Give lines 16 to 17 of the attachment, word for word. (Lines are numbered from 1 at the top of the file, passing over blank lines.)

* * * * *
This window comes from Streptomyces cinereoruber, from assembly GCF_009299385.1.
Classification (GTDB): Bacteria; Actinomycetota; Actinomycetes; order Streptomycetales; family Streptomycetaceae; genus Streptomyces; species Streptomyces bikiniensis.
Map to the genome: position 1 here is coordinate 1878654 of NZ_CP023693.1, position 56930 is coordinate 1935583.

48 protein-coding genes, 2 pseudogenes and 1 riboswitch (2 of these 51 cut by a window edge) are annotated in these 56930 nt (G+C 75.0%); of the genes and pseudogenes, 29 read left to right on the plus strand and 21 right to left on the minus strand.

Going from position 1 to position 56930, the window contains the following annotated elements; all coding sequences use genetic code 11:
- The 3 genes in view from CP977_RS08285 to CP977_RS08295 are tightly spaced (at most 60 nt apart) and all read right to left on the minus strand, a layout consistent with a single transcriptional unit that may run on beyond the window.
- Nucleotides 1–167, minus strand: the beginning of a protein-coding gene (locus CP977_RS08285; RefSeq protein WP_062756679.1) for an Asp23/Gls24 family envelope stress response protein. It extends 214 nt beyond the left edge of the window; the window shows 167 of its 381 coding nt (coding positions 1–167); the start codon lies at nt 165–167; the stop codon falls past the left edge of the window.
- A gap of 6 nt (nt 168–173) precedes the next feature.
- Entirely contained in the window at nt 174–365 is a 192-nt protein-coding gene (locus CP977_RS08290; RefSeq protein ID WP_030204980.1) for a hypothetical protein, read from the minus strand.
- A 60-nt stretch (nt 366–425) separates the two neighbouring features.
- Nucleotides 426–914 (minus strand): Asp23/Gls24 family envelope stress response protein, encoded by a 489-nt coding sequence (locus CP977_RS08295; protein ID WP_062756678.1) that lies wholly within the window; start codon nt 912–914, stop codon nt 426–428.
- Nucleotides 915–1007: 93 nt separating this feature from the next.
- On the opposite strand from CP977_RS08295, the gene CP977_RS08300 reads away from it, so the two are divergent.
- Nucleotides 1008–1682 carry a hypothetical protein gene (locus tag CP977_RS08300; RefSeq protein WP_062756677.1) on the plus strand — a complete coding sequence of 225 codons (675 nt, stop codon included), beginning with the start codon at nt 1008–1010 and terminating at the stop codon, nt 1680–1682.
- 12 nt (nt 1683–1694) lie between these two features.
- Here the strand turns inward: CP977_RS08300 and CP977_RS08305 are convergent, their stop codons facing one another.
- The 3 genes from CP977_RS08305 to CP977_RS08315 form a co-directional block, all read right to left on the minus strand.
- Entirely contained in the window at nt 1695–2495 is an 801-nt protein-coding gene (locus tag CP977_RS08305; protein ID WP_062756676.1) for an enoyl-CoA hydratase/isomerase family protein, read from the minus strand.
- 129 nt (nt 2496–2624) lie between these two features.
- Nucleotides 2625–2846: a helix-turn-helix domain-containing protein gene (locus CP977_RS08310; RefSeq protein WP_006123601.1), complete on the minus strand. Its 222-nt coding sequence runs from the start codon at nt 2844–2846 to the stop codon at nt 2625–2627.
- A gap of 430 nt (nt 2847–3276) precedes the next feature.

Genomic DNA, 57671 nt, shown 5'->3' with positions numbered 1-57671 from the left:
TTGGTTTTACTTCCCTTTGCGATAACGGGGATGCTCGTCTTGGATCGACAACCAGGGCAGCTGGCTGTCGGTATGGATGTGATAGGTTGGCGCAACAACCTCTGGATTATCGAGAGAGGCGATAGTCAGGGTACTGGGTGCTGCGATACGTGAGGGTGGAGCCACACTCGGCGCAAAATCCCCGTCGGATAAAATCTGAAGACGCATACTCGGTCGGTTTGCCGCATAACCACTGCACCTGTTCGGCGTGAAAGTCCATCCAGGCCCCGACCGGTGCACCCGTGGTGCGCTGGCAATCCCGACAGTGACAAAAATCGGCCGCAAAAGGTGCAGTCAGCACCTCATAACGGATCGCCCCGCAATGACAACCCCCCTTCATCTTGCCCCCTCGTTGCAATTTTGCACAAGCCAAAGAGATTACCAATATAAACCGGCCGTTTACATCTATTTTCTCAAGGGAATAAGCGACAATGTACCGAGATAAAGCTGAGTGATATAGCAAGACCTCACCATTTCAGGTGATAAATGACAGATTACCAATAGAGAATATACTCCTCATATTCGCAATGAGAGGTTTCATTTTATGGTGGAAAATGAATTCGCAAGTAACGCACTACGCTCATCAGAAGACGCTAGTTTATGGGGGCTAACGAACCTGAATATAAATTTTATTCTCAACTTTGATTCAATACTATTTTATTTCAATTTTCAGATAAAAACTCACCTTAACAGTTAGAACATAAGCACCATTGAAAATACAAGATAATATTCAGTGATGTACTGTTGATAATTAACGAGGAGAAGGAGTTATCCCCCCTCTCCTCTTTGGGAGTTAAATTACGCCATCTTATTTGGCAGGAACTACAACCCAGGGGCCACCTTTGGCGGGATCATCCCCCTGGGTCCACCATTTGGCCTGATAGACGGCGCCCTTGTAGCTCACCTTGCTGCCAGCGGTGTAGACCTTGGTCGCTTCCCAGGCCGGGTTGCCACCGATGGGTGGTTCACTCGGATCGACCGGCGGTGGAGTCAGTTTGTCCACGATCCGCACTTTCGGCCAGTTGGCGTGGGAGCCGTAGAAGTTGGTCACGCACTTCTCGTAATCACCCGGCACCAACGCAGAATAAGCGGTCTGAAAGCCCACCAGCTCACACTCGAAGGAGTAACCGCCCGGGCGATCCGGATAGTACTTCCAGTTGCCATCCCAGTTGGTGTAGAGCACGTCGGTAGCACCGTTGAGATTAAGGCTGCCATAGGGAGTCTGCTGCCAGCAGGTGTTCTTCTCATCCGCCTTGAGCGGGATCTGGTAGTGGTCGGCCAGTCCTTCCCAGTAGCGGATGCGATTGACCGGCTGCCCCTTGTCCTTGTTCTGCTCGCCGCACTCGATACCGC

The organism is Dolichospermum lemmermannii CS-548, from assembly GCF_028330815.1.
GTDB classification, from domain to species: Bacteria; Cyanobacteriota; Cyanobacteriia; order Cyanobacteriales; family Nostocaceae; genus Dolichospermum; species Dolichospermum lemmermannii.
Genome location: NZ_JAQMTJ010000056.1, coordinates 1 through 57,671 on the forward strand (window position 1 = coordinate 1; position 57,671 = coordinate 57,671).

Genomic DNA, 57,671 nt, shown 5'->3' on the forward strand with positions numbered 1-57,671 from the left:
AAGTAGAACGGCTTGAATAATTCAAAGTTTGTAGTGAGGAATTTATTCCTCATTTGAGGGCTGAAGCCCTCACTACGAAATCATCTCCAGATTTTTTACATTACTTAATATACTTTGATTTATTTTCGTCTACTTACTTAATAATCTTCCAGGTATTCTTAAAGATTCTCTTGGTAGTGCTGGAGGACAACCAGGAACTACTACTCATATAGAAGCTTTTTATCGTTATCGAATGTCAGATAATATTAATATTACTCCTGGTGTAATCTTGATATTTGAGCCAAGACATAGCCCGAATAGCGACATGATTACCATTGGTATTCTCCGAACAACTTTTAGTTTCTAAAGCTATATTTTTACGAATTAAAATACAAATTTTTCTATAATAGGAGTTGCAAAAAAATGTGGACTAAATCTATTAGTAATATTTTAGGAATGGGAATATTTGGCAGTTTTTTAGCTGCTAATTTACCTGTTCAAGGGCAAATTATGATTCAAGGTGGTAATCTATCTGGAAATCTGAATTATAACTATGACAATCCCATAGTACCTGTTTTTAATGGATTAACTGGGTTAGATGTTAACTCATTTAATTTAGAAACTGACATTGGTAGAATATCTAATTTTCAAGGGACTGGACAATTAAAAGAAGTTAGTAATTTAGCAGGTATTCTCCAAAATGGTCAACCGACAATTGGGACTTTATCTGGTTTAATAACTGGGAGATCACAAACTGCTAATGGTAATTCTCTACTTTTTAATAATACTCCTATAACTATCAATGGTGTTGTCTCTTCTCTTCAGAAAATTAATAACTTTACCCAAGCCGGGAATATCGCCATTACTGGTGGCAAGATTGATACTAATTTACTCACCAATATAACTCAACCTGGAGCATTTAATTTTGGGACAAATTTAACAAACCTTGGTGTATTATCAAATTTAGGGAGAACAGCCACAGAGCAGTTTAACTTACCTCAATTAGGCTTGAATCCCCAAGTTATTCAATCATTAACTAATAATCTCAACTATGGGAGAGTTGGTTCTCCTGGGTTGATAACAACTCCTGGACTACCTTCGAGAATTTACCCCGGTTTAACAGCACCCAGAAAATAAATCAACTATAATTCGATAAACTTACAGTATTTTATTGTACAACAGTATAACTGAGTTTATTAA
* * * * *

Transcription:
- Here the strand turns inward: CP977_RS08300 and CP977_RS08305 are convergent, their stop codons facing one another.
- The 3 genes from CP977_RS08305 to CP977_RS08315 form a co-directional block, all read right to left on the minus strand.